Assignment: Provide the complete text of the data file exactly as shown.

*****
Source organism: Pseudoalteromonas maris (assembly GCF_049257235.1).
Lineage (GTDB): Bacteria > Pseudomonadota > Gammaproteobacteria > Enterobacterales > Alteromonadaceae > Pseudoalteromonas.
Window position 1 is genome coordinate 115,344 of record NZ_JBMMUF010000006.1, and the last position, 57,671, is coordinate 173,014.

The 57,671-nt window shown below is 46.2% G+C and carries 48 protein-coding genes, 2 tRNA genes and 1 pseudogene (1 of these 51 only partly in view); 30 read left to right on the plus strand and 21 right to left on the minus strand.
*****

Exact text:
Source organism: Pseudoalteromonas maris (assembly GCF_049257235.1).
Lineage (GTDB): Bacteria > Pseudomonadota > Gammaproteobacteria > Enterobacterales > Alteromonadaceae > Pseudoalteromonas.
Window position 1 is genome coordinate 115,344 of record NZ_JBMMUF010000006.1, and the last position, 57,671, is coordinate 173,014.

The 57,671-nt window shown below is 46.2% G+C and carries 48 protein-coding genes, 2 tRNA genes and 1 pseudogene (1 of these 51 only partly in view); 30 read left to right on the plus strand and 21 right to left on the minus strand.